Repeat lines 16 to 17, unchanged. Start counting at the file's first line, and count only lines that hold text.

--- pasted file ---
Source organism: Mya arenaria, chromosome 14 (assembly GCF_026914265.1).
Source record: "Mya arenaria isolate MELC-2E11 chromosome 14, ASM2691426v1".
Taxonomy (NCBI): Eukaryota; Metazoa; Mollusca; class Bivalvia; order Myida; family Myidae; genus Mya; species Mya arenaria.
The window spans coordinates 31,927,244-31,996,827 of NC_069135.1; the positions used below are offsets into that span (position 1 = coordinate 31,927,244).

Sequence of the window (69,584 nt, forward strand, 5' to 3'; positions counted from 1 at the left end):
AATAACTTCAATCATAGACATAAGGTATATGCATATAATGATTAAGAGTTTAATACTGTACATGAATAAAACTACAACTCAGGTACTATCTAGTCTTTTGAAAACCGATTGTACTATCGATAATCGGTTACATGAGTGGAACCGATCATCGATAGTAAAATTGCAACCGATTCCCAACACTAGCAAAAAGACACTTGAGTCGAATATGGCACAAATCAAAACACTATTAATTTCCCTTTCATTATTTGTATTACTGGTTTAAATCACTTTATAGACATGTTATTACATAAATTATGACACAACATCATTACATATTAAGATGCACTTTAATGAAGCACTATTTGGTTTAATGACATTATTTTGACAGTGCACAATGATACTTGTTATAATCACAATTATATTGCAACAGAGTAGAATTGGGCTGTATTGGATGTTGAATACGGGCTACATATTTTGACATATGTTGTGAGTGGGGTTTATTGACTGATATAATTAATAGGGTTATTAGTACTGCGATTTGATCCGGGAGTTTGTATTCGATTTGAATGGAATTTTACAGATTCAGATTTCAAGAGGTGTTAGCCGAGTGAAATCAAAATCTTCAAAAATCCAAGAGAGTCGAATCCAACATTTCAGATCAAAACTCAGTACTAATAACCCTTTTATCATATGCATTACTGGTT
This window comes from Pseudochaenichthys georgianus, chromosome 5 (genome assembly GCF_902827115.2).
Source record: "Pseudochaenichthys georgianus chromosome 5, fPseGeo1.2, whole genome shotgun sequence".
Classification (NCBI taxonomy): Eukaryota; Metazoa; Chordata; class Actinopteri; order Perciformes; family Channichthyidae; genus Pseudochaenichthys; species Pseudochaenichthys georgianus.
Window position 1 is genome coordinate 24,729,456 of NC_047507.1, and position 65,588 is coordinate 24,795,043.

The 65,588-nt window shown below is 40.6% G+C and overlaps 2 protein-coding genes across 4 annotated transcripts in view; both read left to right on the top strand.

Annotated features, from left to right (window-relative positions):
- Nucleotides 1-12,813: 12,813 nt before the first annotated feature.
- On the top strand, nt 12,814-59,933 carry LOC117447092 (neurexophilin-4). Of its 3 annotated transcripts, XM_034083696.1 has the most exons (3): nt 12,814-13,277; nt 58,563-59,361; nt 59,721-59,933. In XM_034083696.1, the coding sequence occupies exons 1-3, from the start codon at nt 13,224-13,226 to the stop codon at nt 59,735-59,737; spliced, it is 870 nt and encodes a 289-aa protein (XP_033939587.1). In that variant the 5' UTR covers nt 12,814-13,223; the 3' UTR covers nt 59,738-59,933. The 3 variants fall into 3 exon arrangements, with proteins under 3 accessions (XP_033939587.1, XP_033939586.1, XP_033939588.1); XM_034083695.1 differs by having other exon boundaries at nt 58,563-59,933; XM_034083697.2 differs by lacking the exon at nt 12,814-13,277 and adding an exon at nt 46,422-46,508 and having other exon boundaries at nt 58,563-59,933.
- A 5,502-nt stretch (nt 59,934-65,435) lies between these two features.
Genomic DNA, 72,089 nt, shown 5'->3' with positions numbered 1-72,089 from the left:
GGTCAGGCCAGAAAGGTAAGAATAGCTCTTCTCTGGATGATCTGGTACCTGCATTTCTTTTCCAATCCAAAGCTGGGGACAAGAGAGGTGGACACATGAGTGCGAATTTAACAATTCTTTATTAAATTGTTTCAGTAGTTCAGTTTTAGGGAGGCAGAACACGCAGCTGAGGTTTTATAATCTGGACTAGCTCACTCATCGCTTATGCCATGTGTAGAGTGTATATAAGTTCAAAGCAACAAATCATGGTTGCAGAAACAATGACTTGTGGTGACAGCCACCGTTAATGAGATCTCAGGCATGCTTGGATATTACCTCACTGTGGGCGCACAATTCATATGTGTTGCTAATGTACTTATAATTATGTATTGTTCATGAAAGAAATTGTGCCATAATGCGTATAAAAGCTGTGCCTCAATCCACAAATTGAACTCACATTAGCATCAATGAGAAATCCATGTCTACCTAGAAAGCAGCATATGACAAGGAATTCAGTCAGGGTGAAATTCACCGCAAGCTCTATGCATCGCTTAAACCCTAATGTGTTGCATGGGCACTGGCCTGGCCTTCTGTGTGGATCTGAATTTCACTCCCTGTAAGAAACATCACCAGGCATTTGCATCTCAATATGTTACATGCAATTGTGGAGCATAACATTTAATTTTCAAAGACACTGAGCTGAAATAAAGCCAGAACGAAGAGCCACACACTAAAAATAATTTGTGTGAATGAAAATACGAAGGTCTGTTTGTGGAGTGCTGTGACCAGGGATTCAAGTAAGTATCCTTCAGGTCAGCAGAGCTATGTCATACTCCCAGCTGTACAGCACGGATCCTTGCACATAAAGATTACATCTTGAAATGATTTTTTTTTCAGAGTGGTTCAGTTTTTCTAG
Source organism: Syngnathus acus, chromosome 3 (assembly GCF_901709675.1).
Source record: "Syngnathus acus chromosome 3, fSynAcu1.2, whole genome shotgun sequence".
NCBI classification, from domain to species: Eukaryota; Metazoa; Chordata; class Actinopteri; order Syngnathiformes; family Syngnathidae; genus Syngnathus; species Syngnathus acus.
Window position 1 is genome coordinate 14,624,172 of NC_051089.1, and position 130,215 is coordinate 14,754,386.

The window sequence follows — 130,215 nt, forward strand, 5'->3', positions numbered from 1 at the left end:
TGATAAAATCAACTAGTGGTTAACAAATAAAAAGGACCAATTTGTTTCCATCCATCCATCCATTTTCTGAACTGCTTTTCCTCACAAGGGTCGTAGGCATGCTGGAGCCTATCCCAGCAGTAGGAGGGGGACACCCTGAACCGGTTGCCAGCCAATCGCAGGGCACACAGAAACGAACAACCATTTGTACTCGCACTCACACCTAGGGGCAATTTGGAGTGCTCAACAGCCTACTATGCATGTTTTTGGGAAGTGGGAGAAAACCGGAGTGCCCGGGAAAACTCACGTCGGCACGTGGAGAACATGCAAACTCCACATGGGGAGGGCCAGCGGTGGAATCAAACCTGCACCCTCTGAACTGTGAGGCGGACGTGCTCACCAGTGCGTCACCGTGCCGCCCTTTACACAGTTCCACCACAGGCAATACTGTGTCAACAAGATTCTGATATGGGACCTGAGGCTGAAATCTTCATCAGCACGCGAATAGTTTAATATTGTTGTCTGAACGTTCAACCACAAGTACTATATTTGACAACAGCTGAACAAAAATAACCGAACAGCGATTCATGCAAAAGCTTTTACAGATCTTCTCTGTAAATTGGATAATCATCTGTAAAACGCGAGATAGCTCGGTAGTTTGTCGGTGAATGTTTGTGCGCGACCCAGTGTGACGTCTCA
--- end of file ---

Genomic DNA, 72,089 nt, shown 5'->3' with positions numbered 1-72,089 from the left:
GGTCAGGCCAGAAAGGTAAGAATAGCTCTTCTCTGGATGATCTGGTACCTGCATTTCTTTTCCAATCCAAAGCTGGGGACAAGAGAGGTGGACACATGAGTGCGAATTTAACAATTCTTTATTAAATTGTTTCAGTAGTTCAGTTTTAGGGAGGCAGAACACGCAGCTGAGGTTTTATAATCTGGACTAGCTCACTCATCGCTTATGCCATGTGTAGAGTGTATATAAGTTCAAAGCAACAAATCATGGTTGCAGAAACAATGACTTGTGGTGACAGCCACCGTTAATGAGATCTCAGGCATGCTTGGATATTACCTCACTGTGGGCGCACAATTCATATGTGTTGCTAATGTACTTATAATTATGTATTGTTCATGAAAGAAATTGTGCCATAATGCGTATAAAAGCTGTGCCTCAATCCACAAATTGAACTCACATTAGCATCAATGAGAAATCCATGTCTACCTAGAAAGCAGCATATGACAAGGAATTCAGTCAGGGTGAAATTCACCGCAAGCTCTATGCATCGCTTAAACCCTAATGTGTTGCATGGGCACTGGCCTGGCCTTCTGTGTGGATCTGAATTTCACTCCCTGTAAGAAACATCACCAGGCATTTGCATCTCAATATGTTACATGCAATTGTGGAGCATAACATTTAATTTTCAAAGACACTGAGCTGAAATAAAGCCAGAACGAAGAGCCACACACTAAAAATAATTTGTGTGAATGAAAATACGAAGGTCTGTTTGTGGAGTGCTGTGACCAGGGATTCAAGTAAGTATCCTTCAGGTCAGCAGAGCTATGTCATACTCCCAGCTGTACAGCACGGATCCTTGCACATAAAGATTACATCTTGAAATGATTTTTTTTTCAGAGTGGTTCAGTTTTTCTAG